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parameters...

Hi!
i want to create a function which will use an undefined number of parameters (like printf, execlp...)
but i have no idea about how to do this.
thanks, Ralph
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ralph78
Asked:
ralph78
1 Solution
 
AxterCommented:
If you have VC++, check out the CString implementation as an example.

void FormatV(const TCHAR * lpszFormat, va_list argList)
{
}

void Format(const TCHAR * lpszFormat, ...)
{
     va_list argList;
     va_start(argList, lpszFormat);
     FormatV(lpszFormat, argList);
     va_end(argList);
}
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jkrCommented:
Or this examle from the VC++ docs:

Example

/* VA.C: The program below illustrates passing a variable
 * number of arguments using the following macros:
 *      va_start            va_arg              va_end
 *      va_list             va_dcl (UNIX only)
 */

#include <stdio.h>
#define ANSI            /* Comment out for UNIX version     */
#ifdef ANSI             /* ANSI compatible version          */
#include <stdarg.h>
int average( int first, ... );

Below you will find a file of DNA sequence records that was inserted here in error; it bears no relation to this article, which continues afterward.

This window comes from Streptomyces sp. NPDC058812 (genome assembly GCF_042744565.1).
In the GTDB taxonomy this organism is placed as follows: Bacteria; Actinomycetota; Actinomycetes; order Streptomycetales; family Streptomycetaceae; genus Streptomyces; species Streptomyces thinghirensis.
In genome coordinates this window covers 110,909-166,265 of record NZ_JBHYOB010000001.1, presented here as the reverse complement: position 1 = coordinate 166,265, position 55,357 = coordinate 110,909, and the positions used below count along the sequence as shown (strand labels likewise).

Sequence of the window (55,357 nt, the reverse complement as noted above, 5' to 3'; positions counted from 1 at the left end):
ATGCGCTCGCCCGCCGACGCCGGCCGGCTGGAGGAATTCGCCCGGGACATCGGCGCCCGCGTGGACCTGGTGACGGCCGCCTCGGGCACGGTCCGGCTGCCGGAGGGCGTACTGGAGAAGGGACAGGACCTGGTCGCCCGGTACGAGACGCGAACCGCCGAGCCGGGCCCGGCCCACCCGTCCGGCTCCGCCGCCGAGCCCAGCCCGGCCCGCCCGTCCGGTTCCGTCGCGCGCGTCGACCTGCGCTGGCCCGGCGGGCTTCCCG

#else                   /* UNIX compatible version          */
#include <varargs.h>
int average( va_list );
#endif

void main( void )
{
   /* Call with 3 integers (-1 is used as terminator). */
   printf( "Average is: %d\n", average( 2, 3, 4, -1 ) );

   /* Call with 4 integers. */
   printf( "Average is: %d\n", average( 5, 7, 9, 11, -1 ) );

   /* Call with just -1 terminator. */
   printf( "Average is: %d\n", average( -1 ) );
}

/* Returns the average of a variable list of integers. */
#ifdef ANSI             /* ANSI compatible version    */
int average( int first, ... )
{
   int count = 0, sum = 0, i = first;
   va_list marker;

   va_start( marker, first );     /* Initialize variable arguments. */
   while( i != -1 )
   {
      sum += i;
      count++;
      i = va_arg( marker, int);
   }
   va_end( marker );              /* Reset variable arguments.      */
   return( sum ? (sum / count) : 0 );
}
#else       /* UNIX compatible version must use old-style definition.  */
int average( va_alist )
va_dcl
{
   int i, count, sum;
   va_list marker;

   va_start( marker );            /* Initialize variable arguments. */
   for( sum = count = 0; (i = va_arg( marker, int)) != -1; count++ )
      sum += i;
   va_end( marker );              /* Reset variable arguments.      */
   return( sum ? (sum / count) : 0 );
}
#endif


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nietodCommented:
You might want to reconsider this.

variable argument (VA) functions are widely considered to be the leading cause of bugs in C programs.  (This has been measured empirically.)   Because VA function do not perform type check on their parameters it is easy to pass invalid data to a VA function and the compiler will not catch it.

C++ provides many great alternatives to VA functions.   Its likely that an alternative will work just as well for you.

What is it that you are hoping to achieve?
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IainHereCommented: